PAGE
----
BasketballNews.com's Senior NBA Draft Analyst Matt Babcock
presents a series that will peel back the curtain from his time as
a sports agent, giving a glimpse at some of his personal
experiences working in the sports-agency business for over a
In the first entry of the series, Babcock outlines his move
to Los Angeles to begin his lifelong dream of working in
In the spring of 2006, I packed up my car, moved out of my
apartment in Tucson, Arizona, and hit the road. In my rear-view
mirror was the University of Arizona and my unavailing playing
career; however, I wasn't looking back. In my mind, I was destined
to follow in the footsteps of my dad and uncles — working in
basketball. It was time for me to turn the page and start my next
On the other end of that road trip was a summer internship in
Los Angeles where I'd be working at one of the biggest agencies in
all of sports: Wasserman Media Group. At the helm of the agency's
basketball division was famous sports agent Arn Tellem, who is now
vice chairman of the Detroit Pistons.
(Before becoming a sports agent, Tellem worked as general
counsel for owner Donald Sterling and the San Diego Clippers.
Tellem was also instrumental in the team's move to Los Angeles in
1984. In addition, my uncle, Pete Babcock, had been the vice
president of basketball operations for the Clippers while they were
in San Diego. So my family had a long-standing relationship with
Tellem dating back to the early 1980s before I was even born.
Likely due to my family's relationship with him, I was offered a
summer internship at Wasserman — and of course, I accepted).
Having previously worked in the agency business for over a
decade, many people ask me how I got started. Many assume I went to
law school and had a sophisticated, well-thought-out plan to pursue
a career as a sports agent. Well, that wasn't the case at all.
Contrarily, I had always wanted to work directly for an NBA team,
even as a child. I thought I'd start my career as a coach and
eventually transition into scouting — just like my dad did. I'll
elaborate on all of that later.
While working for Wasserman, I had typical intern-type
responsibilities, like sending faxes to teams or making airport
runs for players and staff members. However, Bob Myers and Greg
Lawrence (both agents) explained that my primary responsibility
would be to assist in player workouts on the court and helping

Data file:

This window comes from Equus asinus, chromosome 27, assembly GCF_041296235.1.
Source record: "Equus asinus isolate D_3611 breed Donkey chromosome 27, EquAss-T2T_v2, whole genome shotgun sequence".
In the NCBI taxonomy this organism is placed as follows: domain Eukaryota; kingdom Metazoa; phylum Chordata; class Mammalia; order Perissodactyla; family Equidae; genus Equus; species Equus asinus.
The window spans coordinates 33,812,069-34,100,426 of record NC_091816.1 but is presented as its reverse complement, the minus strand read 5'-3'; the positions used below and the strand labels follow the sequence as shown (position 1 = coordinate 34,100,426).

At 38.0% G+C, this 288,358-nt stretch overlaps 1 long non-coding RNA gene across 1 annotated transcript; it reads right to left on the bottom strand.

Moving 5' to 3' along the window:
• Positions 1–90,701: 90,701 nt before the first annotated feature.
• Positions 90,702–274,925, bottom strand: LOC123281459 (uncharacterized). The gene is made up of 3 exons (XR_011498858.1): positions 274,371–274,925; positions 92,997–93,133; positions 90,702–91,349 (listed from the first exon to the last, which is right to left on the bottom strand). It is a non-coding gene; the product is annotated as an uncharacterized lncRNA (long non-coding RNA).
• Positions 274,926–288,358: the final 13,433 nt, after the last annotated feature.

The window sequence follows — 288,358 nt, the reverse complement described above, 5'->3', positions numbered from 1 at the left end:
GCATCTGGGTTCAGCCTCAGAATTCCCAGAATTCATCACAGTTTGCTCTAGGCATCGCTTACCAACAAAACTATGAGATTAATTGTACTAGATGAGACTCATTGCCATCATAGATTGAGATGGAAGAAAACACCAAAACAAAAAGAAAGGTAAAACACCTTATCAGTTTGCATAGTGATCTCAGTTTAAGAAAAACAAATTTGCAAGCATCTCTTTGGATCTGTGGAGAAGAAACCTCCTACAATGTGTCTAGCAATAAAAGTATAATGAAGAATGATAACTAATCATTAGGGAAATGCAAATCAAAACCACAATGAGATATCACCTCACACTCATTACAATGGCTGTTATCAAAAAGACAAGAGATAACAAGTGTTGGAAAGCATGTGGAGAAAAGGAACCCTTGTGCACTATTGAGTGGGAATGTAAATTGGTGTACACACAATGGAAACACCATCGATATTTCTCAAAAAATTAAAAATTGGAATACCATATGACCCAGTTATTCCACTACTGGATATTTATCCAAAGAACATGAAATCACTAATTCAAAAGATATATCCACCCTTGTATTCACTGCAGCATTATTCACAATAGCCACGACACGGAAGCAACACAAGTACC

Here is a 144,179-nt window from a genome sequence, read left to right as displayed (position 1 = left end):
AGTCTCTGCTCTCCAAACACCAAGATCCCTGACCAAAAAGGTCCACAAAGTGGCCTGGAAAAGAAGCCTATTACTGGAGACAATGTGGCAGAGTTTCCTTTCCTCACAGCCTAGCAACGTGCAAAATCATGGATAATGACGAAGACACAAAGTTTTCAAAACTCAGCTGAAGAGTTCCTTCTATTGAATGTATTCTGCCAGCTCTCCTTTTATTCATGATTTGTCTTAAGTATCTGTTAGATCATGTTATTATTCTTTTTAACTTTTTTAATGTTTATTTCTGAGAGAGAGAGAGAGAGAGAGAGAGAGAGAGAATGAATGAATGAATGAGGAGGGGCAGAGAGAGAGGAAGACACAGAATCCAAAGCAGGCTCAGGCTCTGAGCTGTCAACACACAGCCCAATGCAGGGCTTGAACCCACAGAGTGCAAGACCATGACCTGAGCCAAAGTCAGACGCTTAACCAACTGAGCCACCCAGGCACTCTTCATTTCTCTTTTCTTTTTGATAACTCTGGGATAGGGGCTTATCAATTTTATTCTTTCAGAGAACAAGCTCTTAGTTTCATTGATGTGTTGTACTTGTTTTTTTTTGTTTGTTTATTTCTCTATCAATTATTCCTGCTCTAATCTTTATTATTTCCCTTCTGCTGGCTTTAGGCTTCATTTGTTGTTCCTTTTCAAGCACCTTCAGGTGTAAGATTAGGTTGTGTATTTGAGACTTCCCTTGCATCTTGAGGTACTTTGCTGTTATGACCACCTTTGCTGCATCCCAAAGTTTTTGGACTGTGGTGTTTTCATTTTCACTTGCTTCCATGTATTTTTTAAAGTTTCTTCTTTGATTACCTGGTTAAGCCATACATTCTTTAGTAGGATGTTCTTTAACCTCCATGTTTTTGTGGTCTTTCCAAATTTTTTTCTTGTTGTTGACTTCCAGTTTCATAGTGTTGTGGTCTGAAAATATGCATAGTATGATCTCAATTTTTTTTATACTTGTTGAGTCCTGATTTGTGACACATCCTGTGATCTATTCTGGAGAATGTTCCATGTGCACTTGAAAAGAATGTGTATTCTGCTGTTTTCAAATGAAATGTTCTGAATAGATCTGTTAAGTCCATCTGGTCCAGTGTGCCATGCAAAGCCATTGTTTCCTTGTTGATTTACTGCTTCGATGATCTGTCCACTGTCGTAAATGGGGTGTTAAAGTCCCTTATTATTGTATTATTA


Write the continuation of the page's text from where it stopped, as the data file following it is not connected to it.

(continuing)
prepare their new clients for the NBA pre-draft process. It was the
perfect starting point for a young, aspiring coach.
I was ready to begin my career working in basketball — a dream
come true. But there was a big problem: where was I going to live?
It was a paid internship, but like most internships, it was only
entry-level pay, and L.A. is a costly place to live. My dad worked
in the NBA for years and my family did well, but I assure you I was
not on any "gravy train." I needed help!
To some people's surprise, although I grew up in an NBA family,
I was never given access to much money to spend on my own. Still, I
have greatly benefited from my family's connections within
basketball, especially early on in my career. My first stop in L.A.
might have been the best example of that.
After tapping into my family's network and trying to find
somewhere to stay for the summer, our family friend, Sam Goldfeder
— an agent for Excel Sports Management and, ironically, a
competitor of Wasserman's — graciously offered to let me stay in
his mother-in-law's guest house for the summer — free of
So I drove my car west on the I-10 across Arizona and into
California. Cell phones didn't have GPS yet, so I grabbed my
printed MapQuest directions and made my way into the L.A. area.
Before I knew it, I was in Beverly Hills — one of the world's most
prestigious neighborhoods. I passed the Beverly Hills Hotel, and it
dawned on me that I was at the final steps of the directions:
- Head east on N Crescent Dr toward Sunset Blvd.
- Sharp right onto Sunset Blvd.
- Slight right onto Benedict Canyon Dr.
- The destination will be on the left.
Sam hadn't told me any details about the house or the setup
other than that I would simply be staying in the guest house. I was
relieved and thankful that I had a place to stay, but I was still
curious to see where I'd be living for the summer.
When I finally pulled up to the house, I couldn't believe it —
the place was incredible! It was like a house I imagined where a
movie star would have lived. Eyes wide open, I pressed the button
at the security gate, and an unfamiliar voice answered, "Hello?" I
responded by telling the person who I was and that I was supposed
to be staying in the guest house for the summer. Subsequently, the
gate opened, and I pulled my car into the wrap-around driveway.
I was greeted by several women who worked for Sam's
mother-in-law at the house. They said they would make me dinner,
buy groceries and have my dry cleaning taken care of whenever I
needed it. They then showed me to the guest house in the back. The
whole situation was a bit surreal. I felt lucky, and I was
lucky! It was perfect!
I was a young, 22 year-old kid who was fresh out of college, set
to spend the summer living in the heart of Beverly Hills among the
rich and famous — all while working for one of the biggest agencies
in the sports industry. Finally, after a disappointing playing
career that weighed on me heavily, I had a chance to start fresh
and pursue my ambitions of having a presence in basketball —
separate from my family.
The following day, I began my first day at Wasserman and my
first day working in basketball. With high hopes, I had a world of
endless possibilities ahead of me.
Stay tuned for the next entry of this series: "My past life
as a sports agent: The 2006 NBA Draft."
Editor's Note: This article was originally published on